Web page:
War of the Rebellion: Serial 106 Page 0824 OPERATIONS ON THE PACIFIC COAST. Chapter LXII.

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force it is contemplated to send to Fort Mojave, and dependent for supply on it. A cellar should be dug at the latter post in wich to store all subsistence affected by the extrem heat of that climate. It has been reported to this office that certain persons (whites) residing near Fort Mojave have on several occasions interfered with Captain Atchison in his desire to give entire protection to the settlers. You will instruct the captain that any person or persons interfering with him in the legitimate discharge of his duties or attempting to create trouble with the Indians will be arrested and confined, subject to the orders of the general commanding. This discretionary power is given the captain because of the high appreciation the general has of him both as a soldier and citizen.

Very respectfully, your obedient servant,


Assistant Adjutant-General.

FORT GASTON, April 21, 1864.

Lieutenant JAMES ULIO,

Adjutant Sixth Infantry California Volunteers,

Actg. Asst. Adjt. General, Humboldt Military District:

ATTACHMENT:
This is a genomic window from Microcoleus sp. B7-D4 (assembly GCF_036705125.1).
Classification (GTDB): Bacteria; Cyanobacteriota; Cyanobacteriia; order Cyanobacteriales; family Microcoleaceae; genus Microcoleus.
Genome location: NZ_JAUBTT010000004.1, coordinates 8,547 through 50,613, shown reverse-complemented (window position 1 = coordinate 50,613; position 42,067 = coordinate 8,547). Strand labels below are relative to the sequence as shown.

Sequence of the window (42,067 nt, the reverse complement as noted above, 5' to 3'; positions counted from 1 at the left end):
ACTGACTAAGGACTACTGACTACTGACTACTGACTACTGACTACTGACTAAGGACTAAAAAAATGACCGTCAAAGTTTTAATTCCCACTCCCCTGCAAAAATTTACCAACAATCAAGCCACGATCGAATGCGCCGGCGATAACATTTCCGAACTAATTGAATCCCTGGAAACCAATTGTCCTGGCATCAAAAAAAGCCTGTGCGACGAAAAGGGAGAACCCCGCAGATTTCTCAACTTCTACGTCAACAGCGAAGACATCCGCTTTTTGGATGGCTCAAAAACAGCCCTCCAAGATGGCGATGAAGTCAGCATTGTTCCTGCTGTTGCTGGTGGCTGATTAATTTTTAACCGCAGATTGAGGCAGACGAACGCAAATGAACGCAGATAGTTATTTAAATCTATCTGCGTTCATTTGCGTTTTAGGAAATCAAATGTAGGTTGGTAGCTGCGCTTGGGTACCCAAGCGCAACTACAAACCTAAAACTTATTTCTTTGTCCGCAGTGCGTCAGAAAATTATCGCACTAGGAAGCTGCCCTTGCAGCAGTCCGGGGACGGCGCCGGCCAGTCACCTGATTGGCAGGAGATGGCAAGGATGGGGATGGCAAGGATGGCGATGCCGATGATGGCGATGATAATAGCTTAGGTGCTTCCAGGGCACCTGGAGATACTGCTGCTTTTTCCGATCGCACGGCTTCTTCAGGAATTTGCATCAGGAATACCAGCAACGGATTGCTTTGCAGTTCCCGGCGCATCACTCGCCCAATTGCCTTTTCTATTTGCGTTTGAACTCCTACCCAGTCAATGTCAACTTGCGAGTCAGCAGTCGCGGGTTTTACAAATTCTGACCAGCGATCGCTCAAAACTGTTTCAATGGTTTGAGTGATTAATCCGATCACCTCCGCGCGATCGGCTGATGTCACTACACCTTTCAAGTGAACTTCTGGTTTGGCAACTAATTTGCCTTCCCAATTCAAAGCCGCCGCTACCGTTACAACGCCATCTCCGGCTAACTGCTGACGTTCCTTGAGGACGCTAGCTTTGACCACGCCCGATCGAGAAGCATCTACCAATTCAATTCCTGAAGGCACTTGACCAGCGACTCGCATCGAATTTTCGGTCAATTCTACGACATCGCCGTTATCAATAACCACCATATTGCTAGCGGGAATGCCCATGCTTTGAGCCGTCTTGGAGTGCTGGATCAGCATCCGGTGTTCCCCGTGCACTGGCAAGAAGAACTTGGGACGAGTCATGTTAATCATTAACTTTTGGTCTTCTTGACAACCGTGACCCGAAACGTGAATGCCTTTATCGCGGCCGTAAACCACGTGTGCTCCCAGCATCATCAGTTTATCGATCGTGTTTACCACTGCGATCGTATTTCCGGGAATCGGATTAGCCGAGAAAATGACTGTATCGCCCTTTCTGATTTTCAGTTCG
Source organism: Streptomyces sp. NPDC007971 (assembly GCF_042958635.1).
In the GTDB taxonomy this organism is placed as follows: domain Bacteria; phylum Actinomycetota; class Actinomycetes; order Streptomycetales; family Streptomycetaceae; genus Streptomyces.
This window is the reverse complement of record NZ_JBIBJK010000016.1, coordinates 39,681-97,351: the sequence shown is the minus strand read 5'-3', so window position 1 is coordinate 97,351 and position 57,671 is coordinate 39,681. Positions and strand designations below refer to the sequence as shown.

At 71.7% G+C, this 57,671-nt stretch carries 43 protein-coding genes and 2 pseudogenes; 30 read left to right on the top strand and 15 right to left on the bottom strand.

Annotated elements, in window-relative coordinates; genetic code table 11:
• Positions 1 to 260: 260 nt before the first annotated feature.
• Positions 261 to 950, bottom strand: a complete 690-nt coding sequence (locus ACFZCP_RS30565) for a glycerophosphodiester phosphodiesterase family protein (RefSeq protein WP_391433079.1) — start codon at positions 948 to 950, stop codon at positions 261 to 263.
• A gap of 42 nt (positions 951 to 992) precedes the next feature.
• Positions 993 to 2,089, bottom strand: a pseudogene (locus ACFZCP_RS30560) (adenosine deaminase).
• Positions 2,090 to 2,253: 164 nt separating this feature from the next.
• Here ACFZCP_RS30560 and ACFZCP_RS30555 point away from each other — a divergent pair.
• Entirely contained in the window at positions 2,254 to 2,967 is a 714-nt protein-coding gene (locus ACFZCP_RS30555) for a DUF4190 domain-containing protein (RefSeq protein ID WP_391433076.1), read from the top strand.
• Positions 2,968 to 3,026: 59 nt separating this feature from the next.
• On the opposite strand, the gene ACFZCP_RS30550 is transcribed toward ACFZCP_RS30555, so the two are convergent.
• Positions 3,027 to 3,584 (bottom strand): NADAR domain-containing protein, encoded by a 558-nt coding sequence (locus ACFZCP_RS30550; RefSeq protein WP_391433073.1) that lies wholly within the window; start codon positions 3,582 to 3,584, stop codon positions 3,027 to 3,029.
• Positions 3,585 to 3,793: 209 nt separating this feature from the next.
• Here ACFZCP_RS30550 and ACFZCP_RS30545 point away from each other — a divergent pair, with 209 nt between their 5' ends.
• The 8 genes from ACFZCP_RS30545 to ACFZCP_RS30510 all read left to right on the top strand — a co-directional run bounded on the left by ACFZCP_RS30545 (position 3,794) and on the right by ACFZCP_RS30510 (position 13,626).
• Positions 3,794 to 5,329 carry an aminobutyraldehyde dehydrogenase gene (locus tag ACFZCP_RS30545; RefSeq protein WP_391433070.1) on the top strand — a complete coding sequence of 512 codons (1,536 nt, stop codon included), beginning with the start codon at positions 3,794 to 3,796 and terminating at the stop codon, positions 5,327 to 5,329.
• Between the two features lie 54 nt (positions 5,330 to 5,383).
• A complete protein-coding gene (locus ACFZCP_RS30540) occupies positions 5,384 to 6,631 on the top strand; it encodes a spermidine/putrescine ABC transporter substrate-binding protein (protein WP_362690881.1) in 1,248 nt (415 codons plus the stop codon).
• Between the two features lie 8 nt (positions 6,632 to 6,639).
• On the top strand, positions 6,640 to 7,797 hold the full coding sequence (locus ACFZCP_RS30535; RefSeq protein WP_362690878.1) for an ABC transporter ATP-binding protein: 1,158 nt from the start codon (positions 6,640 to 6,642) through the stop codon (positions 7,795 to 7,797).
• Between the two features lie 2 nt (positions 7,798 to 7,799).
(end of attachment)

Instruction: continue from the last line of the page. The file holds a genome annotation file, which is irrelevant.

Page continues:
SIR: I respectfully report that since the departure of the colonel commanding the district I have had several interviews with Seranaltin John, and on one occasion with some of the Indians of Big Jim's band. I am inclined to think that the Seranaltin party will finally conlude it best to settle in Hoopa instead of availing themselves of the privilege promised by Captain Greene, that of building at Weitchpec. At the time of my last inverview with John his mind was not fully made up, but as he had found that the Klamath Indians were something averse to have the Hoopes settle among them, and as the latter really prefer their own homes, he was pretty nearly determined to return to this imemdiate vicinity, but before deciding he desired to see Big Jim. I encouraged Joyhn in the idea of fixing upon Hoopa to settle in, yet without betraying any anxiety on the subject. Each day convinces me more and more that it will be much better every way that these Indians should return to Hoopa if they can be induced to do so. The white population of Klamath and the most reliable Indians fear that the residence of the Hoopas among them will result badly; still they will acquiesce in such an arrangement if thought advisable by the military authorities. On Sunday two of Seranaltin Indians and two of Big Jim's band left here for some tributary of the Upper Trinity, promising to be back in eight days with Big Jim for a peace talk. I think Jim will return with the others at the time agreed upon. Should he not do so Seranaltin John says he will go after him, when Jim will be sure to come in. the latter part of last week I sent Charley Hostler with a party of his Indians who have been skulking about there for some time past. As I understand, these Indians formerly lived in Hoopa, but of late have deemed it necessary to keep out of theday Charley returned with the Indians he went after, about twenty in number all told, nine of them being full-grown bucks. Charley Hostler reprots that while on this trip some of his Indians saw the band led by Curly-headed Tom, and that this notorious savage was "plenty mad" at learning that the Hoopas were negotiating for peace. Tom declared that he would never come in or cease fighting the whites or their Indian allies. Curly-headed Tom is a most noted scoundrel, and has